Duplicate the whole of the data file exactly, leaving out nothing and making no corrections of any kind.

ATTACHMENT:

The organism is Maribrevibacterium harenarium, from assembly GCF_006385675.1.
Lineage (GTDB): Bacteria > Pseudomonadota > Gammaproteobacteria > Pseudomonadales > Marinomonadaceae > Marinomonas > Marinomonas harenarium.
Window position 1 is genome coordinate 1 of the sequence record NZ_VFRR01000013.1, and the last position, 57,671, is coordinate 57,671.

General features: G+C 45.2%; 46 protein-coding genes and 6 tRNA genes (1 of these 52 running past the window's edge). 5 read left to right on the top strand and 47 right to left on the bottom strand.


The organism is Maribrevibacterium harenarium, from assembly GCF_006385675.1.
Lineage (GTDB): Bacteria > Pseudomonadota > Gammaproteobacteria > Pseudomonadales > Marinomonadaceae > Marinomonas > Marinomonas harenarium.
Window position 1 is genome coordinate 1 of the sequence record NZ_VFRR01000013.1, and the last position, 57,671, is coordinate 57,671.

General features: G+C 45.2%; 46 protein-coding genes and 6 tRNA genes (1 of these 52 running past the window's edge). 5 read left to right on the top strand and 47 right to left on the bottom strand.